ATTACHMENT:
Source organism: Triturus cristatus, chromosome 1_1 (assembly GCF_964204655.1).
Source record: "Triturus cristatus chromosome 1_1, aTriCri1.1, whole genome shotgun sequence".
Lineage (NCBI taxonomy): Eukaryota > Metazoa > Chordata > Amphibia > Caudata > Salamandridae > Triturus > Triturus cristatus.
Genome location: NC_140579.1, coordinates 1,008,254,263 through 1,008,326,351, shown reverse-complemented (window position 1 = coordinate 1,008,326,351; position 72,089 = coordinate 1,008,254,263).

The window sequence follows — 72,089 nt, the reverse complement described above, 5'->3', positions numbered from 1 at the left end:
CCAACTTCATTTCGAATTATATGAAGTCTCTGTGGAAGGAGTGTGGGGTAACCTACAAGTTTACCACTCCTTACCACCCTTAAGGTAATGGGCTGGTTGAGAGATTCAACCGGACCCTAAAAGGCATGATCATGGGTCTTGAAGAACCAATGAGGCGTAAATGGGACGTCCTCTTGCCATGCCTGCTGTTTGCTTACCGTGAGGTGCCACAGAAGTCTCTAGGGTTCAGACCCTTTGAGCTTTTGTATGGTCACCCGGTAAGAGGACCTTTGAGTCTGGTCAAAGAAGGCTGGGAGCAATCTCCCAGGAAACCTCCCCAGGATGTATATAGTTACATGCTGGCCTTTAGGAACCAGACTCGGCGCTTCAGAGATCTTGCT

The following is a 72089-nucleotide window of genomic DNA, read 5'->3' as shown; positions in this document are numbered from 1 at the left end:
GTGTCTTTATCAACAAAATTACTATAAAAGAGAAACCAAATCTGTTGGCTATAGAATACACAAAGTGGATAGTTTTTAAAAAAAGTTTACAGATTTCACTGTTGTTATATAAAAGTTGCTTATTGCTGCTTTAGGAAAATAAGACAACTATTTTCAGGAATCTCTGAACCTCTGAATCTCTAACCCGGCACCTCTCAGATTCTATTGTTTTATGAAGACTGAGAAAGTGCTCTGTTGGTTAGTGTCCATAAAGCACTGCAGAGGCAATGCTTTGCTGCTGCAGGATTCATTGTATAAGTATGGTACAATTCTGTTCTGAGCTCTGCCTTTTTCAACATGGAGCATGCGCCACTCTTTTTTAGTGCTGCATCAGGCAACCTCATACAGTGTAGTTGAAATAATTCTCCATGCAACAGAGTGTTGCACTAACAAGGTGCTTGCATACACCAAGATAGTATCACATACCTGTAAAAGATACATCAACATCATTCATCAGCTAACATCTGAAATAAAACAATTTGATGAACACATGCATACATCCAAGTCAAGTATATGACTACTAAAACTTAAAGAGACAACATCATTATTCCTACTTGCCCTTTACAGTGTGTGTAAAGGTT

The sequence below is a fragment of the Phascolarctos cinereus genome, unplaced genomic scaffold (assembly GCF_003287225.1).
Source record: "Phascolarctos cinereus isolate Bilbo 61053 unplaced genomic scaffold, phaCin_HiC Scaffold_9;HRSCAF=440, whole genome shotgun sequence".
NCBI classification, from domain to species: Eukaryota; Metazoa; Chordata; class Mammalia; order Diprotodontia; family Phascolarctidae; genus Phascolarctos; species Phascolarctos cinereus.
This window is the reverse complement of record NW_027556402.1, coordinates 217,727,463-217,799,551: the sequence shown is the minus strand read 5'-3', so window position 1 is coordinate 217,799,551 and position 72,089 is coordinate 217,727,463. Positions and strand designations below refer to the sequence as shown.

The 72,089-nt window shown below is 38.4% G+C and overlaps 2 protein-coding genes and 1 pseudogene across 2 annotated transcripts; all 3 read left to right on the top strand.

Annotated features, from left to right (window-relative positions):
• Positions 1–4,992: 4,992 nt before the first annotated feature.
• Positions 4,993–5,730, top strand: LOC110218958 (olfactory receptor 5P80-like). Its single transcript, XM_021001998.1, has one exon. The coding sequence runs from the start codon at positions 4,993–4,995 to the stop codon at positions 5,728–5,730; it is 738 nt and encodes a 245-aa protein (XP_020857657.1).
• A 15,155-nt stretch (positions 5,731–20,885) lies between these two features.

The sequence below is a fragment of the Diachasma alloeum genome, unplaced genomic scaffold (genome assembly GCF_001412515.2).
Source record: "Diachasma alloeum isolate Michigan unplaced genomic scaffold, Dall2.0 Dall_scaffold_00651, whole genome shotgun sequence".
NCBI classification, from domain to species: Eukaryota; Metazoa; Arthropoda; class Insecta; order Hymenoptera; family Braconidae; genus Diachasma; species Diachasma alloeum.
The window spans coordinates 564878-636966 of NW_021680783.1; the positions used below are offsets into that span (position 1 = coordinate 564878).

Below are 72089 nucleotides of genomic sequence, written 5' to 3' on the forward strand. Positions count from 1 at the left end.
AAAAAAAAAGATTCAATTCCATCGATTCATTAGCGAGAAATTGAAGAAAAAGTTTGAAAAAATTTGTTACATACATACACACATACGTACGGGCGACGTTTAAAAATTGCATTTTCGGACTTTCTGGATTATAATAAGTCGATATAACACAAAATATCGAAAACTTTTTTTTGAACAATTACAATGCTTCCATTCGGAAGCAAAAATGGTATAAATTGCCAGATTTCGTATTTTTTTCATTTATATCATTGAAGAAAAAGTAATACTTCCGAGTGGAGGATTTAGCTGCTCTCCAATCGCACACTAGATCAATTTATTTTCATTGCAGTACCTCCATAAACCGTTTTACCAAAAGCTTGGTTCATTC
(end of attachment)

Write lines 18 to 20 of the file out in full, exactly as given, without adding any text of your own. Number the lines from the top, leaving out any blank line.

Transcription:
The sequence below is a fragment of the Diachasma alloeum genome, unplaced genomic scaffold (genome assembly GCF_001412515.2).
Source record: "Diachasma alloeum isolate Michigan unplaced genomic scaffold, Dall2.0 Dall_scaffold_00651, whole genome shotgun sequence".
NCBI classification, from domain to species: Eukaryota; Metazoa; Arthropoda; class Insecta; order Hymenoptera; family Braconidae; genus Diachasma; species Diachasma alloeum.